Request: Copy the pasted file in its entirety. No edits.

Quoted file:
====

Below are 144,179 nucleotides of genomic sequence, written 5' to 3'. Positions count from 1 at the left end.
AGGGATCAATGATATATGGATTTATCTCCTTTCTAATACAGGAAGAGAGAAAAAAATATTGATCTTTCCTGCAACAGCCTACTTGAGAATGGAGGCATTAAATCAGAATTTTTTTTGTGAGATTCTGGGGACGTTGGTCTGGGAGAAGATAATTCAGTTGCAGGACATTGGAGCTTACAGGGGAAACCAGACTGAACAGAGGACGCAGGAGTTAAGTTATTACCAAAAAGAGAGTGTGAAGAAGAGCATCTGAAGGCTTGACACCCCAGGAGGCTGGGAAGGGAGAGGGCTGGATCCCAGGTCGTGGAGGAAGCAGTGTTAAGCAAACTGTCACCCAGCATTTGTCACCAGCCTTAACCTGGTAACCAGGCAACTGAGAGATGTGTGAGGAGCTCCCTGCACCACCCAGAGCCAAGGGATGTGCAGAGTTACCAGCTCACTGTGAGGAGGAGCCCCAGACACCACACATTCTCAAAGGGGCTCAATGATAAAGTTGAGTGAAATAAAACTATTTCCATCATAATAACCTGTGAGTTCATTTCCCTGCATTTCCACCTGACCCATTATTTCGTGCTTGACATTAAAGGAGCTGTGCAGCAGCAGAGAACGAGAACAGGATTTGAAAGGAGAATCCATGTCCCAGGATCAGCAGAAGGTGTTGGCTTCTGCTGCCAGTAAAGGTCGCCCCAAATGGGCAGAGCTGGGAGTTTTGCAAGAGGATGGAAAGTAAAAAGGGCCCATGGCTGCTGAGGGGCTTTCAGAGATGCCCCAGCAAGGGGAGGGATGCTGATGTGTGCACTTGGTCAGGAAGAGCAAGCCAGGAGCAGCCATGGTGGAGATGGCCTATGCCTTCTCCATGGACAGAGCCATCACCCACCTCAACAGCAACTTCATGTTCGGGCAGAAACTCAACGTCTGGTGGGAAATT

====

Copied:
Below are 144,179 nucleotides of genomic sequence, written 5' to 3'. Positions count from 1 at the left end.
AGGGATCAATGATATATGGATTTATCTCCTTTCTAATACAGGAAGAGAGAAAAAAATATTGATCTTTCCTGCAACAGCCTACTTGAGAATGGAGGCATTAAATCAGAATTTTTTTTGTGAGATTCTGGGGACGTTGGTCTGGGAGAAGATAATTCAGTTGCAGGACATTGGAGCTTACAGGGGAAACCAGACTGAACAGAGGACGCAGGAGTTAAGTTATTACCAAAAAGAGAGTGTGAAGAAGAGCATCTGAAGGCTTGACACCCCAGGAGGCTGGGAAGGGAGAGGGCTGGATCCCAGGTCGTGGAGGAAGCAGTGTTAAGCAAACTGTCACCCAGCATTTGTCACCAGCCTTAACCTGGTAACCAGGCAACTGAGAGATGTGTGAGGAGCTCCCTGCACCACCCAGAGCCAAGGGATGTGCAGAGTTACCAGCTCACTGTGAGGAGGAGCCCCAGACACCACACATTCTCAAAGGGGCTCAATGATAAAGTTGAGTGAAATAAAACTATTTCCATCATAATAACCTGTGAGTTCATTTCCCTGCATTTCCACCTGACCCATTATTTCGTGCTTGACATTAAAGGAGCTGTGCAGCAGCAGAGAACGAGAACAGGATTTGAAAGGAGAATCCATGTCCCAGGATCAGCAGAAGGTGTTGGCTTCTGCTGCCAGTAAAGGTCGCCCCAAATGGGCAGAGCTGGGAGTTTTGCAAGAGGATGGAAAGTAAAAAGGGCCCATGGCTGCTGAGGGGCTTTCAGAGATGCCCCAGCAAGGGGAGGGATGCTGATGTGTGCACTTGGTCAGGAAGAGCAAGCCAGGAGCAGCCATGGTGGAGATGGCCTATGCCTTCTCCATGGACAGAGCCATCACCCACCTCAACAGCAACTTCATGTTCGGGCAGAAACTCAACGTCTGGTGGGAAATT